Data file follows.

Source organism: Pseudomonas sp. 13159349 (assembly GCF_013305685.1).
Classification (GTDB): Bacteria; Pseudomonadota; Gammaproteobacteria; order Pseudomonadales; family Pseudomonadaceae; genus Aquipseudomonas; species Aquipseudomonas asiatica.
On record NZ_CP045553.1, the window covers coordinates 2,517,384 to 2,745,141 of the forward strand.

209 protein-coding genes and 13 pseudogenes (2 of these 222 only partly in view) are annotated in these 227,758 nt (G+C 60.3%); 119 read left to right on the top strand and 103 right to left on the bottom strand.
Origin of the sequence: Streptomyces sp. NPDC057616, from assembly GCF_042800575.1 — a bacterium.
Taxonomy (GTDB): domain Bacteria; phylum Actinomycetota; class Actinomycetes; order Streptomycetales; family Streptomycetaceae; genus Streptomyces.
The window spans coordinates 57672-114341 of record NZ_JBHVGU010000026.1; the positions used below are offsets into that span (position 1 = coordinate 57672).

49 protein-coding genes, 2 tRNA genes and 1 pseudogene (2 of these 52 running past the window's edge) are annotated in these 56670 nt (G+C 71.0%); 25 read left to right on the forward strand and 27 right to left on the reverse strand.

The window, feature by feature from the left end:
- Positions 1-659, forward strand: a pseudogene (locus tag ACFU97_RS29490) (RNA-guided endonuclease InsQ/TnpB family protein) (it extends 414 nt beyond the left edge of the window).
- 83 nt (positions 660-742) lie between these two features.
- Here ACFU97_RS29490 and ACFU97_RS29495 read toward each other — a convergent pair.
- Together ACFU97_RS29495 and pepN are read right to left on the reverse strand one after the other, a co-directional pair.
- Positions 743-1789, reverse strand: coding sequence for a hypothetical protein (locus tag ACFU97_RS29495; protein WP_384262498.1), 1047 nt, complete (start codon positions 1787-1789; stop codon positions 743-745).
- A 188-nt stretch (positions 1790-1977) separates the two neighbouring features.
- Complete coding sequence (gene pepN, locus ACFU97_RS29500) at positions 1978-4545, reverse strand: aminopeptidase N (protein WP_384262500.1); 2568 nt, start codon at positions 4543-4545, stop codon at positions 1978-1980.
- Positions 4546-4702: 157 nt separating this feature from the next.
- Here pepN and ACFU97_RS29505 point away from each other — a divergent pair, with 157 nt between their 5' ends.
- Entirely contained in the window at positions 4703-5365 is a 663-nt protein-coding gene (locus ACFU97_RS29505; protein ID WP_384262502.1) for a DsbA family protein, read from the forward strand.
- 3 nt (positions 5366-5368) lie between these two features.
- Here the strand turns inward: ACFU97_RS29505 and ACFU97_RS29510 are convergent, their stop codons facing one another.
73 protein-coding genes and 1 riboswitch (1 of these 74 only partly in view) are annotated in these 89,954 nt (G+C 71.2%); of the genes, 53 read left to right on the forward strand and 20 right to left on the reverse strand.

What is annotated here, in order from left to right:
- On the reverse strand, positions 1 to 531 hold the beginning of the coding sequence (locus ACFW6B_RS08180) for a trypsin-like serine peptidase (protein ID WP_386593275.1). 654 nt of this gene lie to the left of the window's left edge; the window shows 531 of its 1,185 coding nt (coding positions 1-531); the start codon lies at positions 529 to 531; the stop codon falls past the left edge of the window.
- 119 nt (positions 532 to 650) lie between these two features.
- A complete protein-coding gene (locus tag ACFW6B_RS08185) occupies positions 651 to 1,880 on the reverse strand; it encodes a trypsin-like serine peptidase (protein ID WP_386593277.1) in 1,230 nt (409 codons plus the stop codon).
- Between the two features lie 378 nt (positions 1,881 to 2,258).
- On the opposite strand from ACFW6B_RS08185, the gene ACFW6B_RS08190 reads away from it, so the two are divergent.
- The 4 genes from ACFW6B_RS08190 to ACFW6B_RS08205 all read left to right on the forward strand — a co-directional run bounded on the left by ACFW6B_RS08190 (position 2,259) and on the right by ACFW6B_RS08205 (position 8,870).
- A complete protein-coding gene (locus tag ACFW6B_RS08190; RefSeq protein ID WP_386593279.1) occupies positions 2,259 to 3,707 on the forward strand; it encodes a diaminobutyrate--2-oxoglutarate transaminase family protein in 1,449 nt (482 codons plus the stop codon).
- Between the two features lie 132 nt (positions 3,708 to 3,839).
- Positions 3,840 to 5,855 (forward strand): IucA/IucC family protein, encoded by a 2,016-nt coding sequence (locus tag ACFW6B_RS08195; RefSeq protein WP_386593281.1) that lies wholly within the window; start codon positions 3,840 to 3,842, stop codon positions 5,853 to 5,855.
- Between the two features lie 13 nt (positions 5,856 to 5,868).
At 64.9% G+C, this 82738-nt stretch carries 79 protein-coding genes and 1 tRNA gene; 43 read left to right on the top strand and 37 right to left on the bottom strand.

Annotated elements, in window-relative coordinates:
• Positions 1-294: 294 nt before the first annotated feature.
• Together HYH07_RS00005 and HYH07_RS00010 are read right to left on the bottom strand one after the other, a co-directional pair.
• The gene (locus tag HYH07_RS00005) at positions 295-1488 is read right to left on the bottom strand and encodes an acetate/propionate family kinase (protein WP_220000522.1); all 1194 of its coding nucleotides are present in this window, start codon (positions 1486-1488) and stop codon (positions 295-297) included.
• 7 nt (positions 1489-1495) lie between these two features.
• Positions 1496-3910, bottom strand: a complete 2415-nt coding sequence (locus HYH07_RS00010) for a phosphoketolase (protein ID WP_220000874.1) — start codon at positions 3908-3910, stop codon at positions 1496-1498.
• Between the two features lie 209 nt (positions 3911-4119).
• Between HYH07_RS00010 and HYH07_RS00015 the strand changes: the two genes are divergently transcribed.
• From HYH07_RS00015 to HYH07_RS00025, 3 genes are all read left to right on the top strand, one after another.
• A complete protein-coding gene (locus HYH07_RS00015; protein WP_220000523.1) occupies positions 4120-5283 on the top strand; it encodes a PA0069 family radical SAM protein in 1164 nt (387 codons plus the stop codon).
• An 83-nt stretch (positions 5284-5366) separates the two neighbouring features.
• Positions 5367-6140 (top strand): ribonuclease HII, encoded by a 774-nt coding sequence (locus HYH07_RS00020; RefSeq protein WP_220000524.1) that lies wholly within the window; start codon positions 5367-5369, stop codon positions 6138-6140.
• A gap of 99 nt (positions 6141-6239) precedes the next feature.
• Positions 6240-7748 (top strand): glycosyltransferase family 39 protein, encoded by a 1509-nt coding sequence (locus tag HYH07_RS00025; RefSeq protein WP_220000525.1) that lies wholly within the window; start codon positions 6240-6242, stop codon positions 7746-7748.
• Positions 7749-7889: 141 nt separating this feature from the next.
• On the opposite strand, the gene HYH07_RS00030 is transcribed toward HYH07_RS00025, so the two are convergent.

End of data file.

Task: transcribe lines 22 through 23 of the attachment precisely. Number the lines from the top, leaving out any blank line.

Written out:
73 protein-coding genes and 1 riboswitch (1 of these 74 only partly in view) are annotated in these 89,954 nt (G+C 71.2%); of the genes, 53 read left to right on the forward strand and 20 right to left on the reverse strand.

What is annotated here, in order from left to right: